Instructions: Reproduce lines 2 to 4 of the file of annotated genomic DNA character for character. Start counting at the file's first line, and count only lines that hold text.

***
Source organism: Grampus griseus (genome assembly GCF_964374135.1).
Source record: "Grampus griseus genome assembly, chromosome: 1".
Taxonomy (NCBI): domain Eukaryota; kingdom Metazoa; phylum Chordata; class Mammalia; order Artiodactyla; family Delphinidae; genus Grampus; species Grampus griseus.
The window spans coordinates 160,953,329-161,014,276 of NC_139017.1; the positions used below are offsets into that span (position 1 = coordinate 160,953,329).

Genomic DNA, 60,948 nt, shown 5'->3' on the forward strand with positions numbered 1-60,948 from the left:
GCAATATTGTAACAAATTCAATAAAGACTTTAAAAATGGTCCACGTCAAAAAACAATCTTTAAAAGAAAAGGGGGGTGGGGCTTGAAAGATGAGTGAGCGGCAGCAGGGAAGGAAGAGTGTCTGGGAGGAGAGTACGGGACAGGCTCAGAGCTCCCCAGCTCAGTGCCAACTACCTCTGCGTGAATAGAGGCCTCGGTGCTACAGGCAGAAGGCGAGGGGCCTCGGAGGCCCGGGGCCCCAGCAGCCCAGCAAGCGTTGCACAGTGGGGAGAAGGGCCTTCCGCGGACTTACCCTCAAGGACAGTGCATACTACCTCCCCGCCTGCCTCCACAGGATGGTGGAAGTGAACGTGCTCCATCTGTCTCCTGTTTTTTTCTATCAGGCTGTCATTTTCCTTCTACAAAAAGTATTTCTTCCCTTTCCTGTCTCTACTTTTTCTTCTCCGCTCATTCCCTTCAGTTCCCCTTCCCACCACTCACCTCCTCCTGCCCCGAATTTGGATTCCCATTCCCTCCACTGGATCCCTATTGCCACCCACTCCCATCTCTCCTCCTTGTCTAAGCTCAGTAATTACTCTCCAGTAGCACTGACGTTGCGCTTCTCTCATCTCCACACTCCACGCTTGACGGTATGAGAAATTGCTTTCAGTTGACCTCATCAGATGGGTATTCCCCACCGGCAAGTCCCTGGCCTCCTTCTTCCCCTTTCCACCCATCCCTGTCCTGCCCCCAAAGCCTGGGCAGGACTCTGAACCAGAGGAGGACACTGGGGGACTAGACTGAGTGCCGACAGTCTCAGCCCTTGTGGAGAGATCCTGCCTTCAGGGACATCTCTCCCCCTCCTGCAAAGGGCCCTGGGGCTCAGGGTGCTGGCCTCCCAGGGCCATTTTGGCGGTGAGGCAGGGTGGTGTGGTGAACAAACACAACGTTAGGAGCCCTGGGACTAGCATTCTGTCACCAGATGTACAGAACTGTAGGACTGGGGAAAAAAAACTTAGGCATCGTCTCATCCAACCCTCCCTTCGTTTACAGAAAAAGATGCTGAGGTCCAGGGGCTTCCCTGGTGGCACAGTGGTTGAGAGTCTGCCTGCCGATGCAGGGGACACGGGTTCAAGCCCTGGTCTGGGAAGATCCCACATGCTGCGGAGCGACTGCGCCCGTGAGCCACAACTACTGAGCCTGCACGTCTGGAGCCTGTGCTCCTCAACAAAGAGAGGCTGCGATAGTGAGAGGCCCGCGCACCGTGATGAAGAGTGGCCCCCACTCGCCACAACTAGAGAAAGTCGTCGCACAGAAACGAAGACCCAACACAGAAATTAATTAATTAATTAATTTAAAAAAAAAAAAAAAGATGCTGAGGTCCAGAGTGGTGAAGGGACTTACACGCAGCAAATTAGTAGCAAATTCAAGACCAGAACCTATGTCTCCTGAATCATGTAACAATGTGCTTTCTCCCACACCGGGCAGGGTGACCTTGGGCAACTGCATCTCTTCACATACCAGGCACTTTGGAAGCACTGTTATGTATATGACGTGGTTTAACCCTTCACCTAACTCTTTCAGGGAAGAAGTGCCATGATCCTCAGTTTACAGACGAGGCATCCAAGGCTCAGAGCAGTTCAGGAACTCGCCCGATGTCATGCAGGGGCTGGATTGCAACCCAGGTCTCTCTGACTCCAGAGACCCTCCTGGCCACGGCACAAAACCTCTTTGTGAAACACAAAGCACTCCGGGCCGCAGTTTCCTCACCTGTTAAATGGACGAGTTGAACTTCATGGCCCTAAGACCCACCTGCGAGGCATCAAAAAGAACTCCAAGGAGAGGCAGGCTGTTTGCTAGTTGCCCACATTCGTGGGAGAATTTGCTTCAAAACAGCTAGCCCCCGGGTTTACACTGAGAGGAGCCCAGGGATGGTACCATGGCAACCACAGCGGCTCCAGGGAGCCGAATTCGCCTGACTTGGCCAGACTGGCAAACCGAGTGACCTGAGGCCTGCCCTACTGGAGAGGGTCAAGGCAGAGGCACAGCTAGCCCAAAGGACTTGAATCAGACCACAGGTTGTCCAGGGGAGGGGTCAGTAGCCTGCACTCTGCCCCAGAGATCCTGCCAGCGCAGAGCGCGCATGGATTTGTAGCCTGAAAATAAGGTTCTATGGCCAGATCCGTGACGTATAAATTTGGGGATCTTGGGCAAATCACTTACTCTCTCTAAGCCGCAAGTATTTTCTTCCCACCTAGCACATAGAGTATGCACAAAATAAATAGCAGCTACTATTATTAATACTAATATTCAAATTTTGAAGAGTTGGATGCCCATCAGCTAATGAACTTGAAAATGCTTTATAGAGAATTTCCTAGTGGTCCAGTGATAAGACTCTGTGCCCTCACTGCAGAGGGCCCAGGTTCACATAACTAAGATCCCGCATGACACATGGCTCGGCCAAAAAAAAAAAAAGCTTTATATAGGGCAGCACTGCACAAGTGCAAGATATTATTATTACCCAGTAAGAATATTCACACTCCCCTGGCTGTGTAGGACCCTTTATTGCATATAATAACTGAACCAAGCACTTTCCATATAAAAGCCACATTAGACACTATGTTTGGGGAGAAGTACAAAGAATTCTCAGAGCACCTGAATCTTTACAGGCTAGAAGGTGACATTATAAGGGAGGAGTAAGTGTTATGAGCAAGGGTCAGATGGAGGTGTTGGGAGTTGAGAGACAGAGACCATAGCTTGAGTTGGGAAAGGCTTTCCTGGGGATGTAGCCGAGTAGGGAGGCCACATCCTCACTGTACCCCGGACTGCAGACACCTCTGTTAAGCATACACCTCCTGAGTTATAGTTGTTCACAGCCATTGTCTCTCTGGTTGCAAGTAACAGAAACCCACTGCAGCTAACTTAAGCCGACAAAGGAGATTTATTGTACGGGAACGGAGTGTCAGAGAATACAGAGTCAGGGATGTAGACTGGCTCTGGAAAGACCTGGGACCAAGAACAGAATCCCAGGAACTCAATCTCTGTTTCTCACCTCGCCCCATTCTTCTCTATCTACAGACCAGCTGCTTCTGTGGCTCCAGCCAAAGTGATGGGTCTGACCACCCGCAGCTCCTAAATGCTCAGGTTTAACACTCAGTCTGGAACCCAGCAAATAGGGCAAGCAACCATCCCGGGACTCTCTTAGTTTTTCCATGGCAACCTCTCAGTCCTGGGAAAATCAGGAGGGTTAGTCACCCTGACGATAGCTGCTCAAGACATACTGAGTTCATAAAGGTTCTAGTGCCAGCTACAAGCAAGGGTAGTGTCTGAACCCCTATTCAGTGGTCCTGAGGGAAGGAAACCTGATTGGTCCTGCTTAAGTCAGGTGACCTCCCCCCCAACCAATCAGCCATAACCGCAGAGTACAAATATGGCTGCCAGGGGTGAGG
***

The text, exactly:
Source record: "Grampus griseus genome assembly, chromosome: 1".
Taxonomy (NCBI): domain Eukaryota; kingdom Metazoa; phylum Chordata; class Mammalia; order Artiodactyla; family Delphinidae; genus Grampus; species Grampus griseus.
The window spans coordinates 160,953,329-161,014,276 of NC_139017.1; the positions used below are offsets into that span (position 1 = coordinate 160,953,329).